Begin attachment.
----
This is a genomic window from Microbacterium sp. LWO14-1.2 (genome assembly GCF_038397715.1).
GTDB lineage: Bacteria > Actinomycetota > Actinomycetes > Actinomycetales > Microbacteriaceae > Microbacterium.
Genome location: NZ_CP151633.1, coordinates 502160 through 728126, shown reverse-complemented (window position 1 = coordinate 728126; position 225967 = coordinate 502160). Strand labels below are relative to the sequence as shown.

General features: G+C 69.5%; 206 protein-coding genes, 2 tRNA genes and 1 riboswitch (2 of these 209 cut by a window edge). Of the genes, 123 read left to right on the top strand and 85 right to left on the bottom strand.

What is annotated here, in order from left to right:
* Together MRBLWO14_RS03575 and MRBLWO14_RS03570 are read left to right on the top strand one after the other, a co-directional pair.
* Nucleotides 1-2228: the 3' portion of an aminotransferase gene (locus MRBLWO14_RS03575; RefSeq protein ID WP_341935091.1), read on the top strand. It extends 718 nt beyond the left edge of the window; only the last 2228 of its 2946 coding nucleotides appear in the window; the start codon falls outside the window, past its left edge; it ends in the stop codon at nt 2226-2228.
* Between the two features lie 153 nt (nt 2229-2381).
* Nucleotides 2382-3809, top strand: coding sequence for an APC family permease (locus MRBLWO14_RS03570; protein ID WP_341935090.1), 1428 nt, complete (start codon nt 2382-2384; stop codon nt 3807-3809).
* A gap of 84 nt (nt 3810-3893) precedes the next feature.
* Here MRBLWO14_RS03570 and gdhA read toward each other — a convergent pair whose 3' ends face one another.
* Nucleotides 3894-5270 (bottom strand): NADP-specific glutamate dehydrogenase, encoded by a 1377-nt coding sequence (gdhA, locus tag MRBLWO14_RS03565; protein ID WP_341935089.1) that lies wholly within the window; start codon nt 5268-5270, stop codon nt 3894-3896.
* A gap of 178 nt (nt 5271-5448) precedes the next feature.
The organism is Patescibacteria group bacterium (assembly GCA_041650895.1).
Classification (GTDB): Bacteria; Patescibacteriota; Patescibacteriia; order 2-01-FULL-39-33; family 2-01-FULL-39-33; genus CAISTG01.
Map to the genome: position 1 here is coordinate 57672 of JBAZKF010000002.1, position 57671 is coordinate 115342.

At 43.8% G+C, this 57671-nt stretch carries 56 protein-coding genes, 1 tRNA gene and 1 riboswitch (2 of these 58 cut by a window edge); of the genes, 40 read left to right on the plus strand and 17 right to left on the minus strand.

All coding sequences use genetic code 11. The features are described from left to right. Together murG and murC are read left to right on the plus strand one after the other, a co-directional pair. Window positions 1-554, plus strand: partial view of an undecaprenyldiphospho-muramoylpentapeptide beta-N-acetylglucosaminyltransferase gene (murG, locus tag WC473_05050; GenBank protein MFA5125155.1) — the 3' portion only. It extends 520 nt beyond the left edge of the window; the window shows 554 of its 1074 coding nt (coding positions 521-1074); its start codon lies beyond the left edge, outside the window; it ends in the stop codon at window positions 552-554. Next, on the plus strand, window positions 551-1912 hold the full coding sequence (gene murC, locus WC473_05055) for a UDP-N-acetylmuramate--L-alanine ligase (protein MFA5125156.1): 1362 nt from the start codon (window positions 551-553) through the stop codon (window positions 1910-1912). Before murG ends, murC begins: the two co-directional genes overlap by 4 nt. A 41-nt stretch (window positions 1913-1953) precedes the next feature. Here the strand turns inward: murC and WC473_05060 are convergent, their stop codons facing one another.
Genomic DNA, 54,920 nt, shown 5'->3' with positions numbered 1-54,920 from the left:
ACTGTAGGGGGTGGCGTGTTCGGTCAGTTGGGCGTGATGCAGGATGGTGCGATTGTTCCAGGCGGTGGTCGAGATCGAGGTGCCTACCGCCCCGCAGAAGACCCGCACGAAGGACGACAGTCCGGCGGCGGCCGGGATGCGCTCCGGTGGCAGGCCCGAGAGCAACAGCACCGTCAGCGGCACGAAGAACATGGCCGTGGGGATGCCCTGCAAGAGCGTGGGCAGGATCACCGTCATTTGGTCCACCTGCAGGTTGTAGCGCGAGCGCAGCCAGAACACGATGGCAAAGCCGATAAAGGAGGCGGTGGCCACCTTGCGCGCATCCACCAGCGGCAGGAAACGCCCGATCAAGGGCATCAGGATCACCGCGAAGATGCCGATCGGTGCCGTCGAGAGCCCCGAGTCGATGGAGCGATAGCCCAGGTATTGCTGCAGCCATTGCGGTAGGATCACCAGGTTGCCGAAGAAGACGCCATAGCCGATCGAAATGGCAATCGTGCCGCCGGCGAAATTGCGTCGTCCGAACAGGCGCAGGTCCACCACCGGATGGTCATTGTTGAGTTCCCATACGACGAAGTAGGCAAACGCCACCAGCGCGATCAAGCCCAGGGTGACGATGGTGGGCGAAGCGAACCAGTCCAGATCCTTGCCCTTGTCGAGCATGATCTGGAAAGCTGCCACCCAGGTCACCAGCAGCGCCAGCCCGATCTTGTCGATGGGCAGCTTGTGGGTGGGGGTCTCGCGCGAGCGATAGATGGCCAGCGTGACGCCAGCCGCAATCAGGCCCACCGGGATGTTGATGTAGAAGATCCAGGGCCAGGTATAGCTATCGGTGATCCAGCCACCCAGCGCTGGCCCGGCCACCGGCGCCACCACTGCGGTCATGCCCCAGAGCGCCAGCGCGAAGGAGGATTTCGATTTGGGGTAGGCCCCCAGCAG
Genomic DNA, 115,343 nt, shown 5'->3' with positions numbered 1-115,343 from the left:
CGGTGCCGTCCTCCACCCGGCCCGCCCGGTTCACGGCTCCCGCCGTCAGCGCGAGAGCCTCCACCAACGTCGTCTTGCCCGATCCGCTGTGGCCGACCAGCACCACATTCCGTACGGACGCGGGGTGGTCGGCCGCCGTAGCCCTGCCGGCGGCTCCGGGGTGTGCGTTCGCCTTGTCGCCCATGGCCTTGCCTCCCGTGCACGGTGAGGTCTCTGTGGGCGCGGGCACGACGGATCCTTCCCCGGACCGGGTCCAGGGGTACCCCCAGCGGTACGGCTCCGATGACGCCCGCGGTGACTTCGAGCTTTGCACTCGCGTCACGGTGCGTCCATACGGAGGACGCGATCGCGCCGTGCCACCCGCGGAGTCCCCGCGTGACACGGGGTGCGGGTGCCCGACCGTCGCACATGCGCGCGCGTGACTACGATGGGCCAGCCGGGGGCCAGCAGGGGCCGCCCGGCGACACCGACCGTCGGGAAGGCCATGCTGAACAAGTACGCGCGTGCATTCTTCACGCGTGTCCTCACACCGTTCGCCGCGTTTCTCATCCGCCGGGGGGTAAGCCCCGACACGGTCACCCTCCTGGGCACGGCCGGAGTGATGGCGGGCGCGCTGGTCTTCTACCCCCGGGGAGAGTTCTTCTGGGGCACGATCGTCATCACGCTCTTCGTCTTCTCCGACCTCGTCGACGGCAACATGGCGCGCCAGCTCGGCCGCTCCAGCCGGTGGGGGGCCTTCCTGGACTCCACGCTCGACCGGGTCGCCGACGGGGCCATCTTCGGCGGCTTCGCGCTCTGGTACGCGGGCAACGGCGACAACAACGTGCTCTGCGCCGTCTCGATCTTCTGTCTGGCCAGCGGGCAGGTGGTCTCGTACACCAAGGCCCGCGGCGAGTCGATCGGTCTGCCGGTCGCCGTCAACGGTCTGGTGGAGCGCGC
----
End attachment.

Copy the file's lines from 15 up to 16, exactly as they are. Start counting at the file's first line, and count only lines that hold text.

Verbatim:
Classification (GTDB): Bacteria; Patescibacteriota; Patescibacteriia; order 2-01-FULL-39-33; family 2-01-FULL-39-33; genus CAISTG01.
Map to the genome: position 1 here is coordinate 57672 of JBAZKF010000002.1, position 57671 is coordinate 115342.